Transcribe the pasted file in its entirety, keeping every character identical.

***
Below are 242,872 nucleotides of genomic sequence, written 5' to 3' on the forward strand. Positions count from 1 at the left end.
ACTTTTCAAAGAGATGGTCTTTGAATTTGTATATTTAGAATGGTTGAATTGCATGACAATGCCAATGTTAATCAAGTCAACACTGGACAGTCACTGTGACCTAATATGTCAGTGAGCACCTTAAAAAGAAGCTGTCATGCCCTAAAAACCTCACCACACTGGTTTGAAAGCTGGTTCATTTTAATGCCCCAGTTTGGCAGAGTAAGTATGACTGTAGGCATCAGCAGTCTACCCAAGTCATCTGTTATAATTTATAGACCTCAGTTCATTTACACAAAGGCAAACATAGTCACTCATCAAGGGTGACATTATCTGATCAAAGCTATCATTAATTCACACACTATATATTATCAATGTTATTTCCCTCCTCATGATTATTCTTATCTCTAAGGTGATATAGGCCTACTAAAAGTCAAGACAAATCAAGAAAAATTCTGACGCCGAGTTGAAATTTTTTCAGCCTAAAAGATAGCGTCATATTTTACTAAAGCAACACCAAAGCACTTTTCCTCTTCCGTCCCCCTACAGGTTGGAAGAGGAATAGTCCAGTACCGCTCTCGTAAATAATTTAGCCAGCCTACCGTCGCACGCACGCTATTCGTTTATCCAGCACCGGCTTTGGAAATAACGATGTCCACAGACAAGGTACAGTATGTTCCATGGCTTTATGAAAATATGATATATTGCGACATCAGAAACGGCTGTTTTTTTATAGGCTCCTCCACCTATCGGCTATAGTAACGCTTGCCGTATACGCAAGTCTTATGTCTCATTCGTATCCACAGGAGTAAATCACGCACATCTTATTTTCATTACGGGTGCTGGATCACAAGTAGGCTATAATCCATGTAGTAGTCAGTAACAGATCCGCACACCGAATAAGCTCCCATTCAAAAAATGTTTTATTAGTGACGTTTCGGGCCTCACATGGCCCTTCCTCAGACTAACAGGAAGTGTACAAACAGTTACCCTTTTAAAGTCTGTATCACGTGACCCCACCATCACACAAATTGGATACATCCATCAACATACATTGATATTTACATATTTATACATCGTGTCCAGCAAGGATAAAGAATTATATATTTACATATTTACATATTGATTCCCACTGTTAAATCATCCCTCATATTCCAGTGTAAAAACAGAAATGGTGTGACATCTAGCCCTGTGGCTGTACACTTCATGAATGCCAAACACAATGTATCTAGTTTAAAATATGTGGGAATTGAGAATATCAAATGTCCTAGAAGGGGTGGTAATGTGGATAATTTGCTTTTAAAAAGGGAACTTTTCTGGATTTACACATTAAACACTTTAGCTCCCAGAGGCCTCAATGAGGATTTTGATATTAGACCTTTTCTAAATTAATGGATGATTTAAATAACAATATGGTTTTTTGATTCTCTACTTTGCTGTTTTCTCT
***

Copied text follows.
Below are 242,872 nucleotides of genomic sequence, written 5' to 3' on the forward strand. Positions count from 1 at the left end.
ACTTTTCAAAGAGATGGTCTTTGAATTTGTATATTTAGAATGGTTGAATTGCATGACAATGCCAATGTTAATCAAGTCAACACTGGACAGTCACTGTGACCTAATATGTCAGTGAGCACCTTAAAAAGAAGCTGTCATGCCCTAAAAACCTCACCACACTGGTTTGAAAGCTGGTTCATTTTAATGCCCCAGTTTGGCAGAGTAAGTATGACTGTAGGCATCAGCAGTCTACCCAAGTCATCTGTTATAATTTATAGACCTCAGTTCATTTACACAAAGGCAAACATAGTCACTCATCAAGGGTGACATTATCTGATCAAAGCTATCATTAATTCACACACTATATATTATCAATGTTATTTCCCTCCTCATGATTATTCTTATCTCTAAGGTGATATAGGCCTACTAAAAGTCAAGACAAATCAAGAAAAATTCTGACGCCGAGTTGAAATTTTTTCAGCCTAAAAGATAGCGTCATATTTTACTAAAGCAACACCAAAGCACTTTTCCTCTTCCGTCCCCCTACAGGTTGGAAGAGGAATAGTCCAGTACCGCTCTCGTAAATAATTTAGCCAGCCTACCGTCGCACGCACGCTATTCGTTTATCCAGCACCGGCTTTGGAAATAACGATGTCCACAGACAAGGTACAGTATGTTCCATGGCTTTATGAAAATATGATATATTGCGACATCAGAAACGGCTGTTTTTTTATAGGCTCCTCCACCTATCGGCTATAGTAACGCTTGCCGTATACGCAAGTCTTATGTCTCATTCGTATCCACAGGAGTAAATCACGCACATCTTATTTTCATTACGGGTGCTGGATCACAAGTAGGCTATAATCCATGTAGTAGTCAGTAACAGATCCGCACACCGAATAAGCTCCCATTCAAAAAATGTTTTATTAGTGACGTTTCGGGCCTCACATGGCCCTTCCTCAGACTAACAGGAAGTGTACAAACAGTTACCCTTTTAAAGTCTGTATCACGTGACCCCACCATCACACAAATTGGATACATCCATCAACATACATTGATATTTACATATTTATACATCGTGTCCAGCAAGGATAAAGAATTATATATTTACATATTTACATATTGATTCCCACTGTTAAATCATCCCTCATATTCCAGTGTAAAAACAGAAATGGTGTGACATCTAGCCCTGTGGCTGTACACTTCATGAATGCCAAACACAATGTATCTAGTTTAAAATATGTGGGAATTGAGAATATCAAATGTCCTAGAAGGGGTGGTAATGTGGATAATTTGCTTTTAAAAAGGGAACTTTTCTGGATTTACACATTAAACACTTTAGCTCCCAGAGGCCTCAATGAGGATTTTGATATTAGACCTTTTCTAAATTAATGGATGATTTAAATAACAATATGGTTTTTTGATTCTCTACTTTGCTGTTTTCTCT